Decatur Commissioners weigh in on bond request that would raise city taxes

Posted by Dan Whisenhunt February 23, 2015
The front steps of Decatur High School. Photo by Dan Whisenhunt

The front steps of Decatur High School. The high school needs to be expanded to accommodate growing enrollment in the city’s schools. File Photo by Dan Whisenhunt

Decatur’s School board will meet tonight at 6:30 pm to discuss the details of a request for a referendum on issuing more debt to pay for school construction.

The debt, in the form of a bond issue, could increase taxes for residents by hundreds of dollars each year. It’s a dicey moment for the school system that’s swelling with students and running out of room for them. Current City Schools of Decatur enrollment is 4,300 students. CSD consultants project it will be more than 6,000 by 2020.

But the City Commission, which has to approve any referendum, will have to consider what increasing Decatur’s debt would mean for the city’s future.

After a meeting on Feb. 17, three commissioners said that, for the moment, the ball is largely in the School Board’s court.

“You’ve got to trust them to come up with a plan,” Commissioner Scott Drake said. “They know it. I trust them to come up with a plan and see what they feel comfortable approaching. They’ve got to feel comfortable with the ask.”

School Board members looked a little uncomfortable during a meeting on Feb. 10 where they voted to seek an $82 million bond referendum. A bond issue would have to be approved by the voters. Taxpayers would have willingly increase their own millage rate by 4.84 mills if the city borrows $82 million for its schools. For a $300,000 home, that’s $726.51 in additional taxes per year, starting in 2017. For a $700,000 home, that’s an additional $1,695 in taxes.

Drake said that, ultimately, it’s not the commission that should concern School Board members.

“We’re one stop, or one hurdle,” he said. “I think they need to be a little bit more worried about the community than us. The community is made up of a lot more people than just parents with kids in the school system. We’ve got a range of different people here, different ages, different backgrounds, different thoughts on the idea, so they need to do their due diligence and figure out what the community is going to support.”

But it will inevitably be the commission’s concern. The city and school system are joined at the hip when it comes to debt. The city has taken on $172.2 million in debt since 2005 for various projects, including school expansion. There’s a constitutional debt limit, however, 10 percent of the assessed value of the city’s current tax digest, according to Dianne McNabb with Public Financial Management, an advisor for CSD. That $82 million request would be very close to the city’s limit, which would affect its ability to borrow in the future to pay for more projects.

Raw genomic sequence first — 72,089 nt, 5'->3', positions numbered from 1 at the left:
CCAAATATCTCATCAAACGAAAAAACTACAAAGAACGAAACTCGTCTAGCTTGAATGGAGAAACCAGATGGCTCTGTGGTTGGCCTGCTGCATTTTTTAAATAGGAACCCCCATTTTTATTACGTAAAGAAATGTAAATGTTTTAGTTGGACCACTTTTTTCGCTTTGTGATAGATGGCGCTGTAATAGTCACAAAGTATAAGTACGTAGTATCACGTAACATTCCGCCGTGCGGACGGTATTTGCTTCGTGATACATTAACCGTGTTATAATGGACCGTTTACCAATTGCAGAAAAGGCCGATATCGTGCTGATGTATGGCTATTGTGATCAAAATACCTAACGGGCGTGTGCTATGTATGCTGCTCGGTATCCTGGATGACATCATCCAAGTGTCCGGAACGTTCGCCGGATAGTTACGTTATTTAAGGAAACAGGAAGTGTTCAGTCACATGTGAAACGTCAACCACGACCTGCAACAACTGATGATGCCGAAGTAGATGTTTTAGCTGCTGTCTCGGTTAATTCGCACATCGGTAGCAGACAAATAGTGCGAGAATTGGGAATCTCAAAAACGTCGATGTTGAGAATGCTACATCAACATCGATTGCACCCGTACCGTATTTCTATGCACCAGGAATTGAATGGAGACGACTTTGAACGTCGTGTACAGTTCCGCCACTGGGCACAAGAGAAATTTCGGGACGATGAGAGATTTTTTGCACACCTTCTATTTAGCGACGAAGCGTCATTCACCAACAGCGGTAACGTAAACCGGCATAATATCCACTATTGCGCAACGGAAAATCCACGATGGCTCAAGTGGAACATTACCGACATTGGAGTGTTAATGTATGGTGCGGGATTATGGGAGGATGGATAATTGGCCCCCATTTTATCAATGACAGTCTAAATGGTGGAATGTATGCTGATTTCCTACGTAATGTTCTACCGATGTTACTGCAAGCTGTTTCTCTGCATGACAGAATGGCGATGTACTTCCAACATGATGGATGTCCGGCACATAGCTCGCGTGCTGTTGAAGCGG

Does Drake have any concerns about the city’s debt?

“I haven’t been instructed,” Drake said, trailing off a bit. “I know that they combine our debts. I haven’t seen anything or heard anything that’s …”

Commissioner Patti Garrett cut in.

“We have financial advisers that are going to keep us where we need to be, and I think that’s a part of the process,” she said. “But I think the primary issue with all of this is it’s the schools’ decision to make a recommendation to us, and that’s what we’re looking to them for, to make that recommendation, based on what they think they have to have and what they think the voters will support as well.”

Commissioner Kecia Cunningham said it’s “too early” for her to say whether she’ll support the School Board’s $82 million bond request.

“Ultimately it’s up to the voters,” she said.

She said the debt limit is something commissions will have to keep in mind.

“I think, to be good stewards and fiduciaries, we have to look at that and pay attention to what any addition to debt does for our bond rating, and our cash reserves and the tax burden as well,” Cunningham said.

Tonight’s School Board meeting will be held at 125 Electric Avenue, Decatur, GA 30030. All School Board meetings are open to the public.

About Dan Whisenhunt

Dan Whisenhunt is editor and publisher of

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  • Lindsay

    I kind of feel like the Commissioners are throwing the School Board under the bus on this. It feels like the city, which continues to issue building permits for multi-family units and ever larger homes (and I have nothing against either, but we all now that increases the number of kids in the school system), is basically punting this to the School Board as if it’s not their problem. Drake says “come up with a plan” as if the Commission is somehoe not also responsible for figuring out how to deal with the problem of financing our overflowing school system.

  • Snerak

    If this gets us so close to the debt limit for the for the city, where is the money for the new school on the North side that Dr. Edwards told the AJC we would need going to come from? Or the money to buy more property for another school? Or the money to add on to other than the Middle and High schools? How long have the City Commissioners been piling up debt and putting our City in this predicament? What do we have to show for $172.2 million in debt?

  • DGT

    I agree with Lindsay. And it’s not unheard of to require builders to add common area parks & landscaping–and fund the schools.

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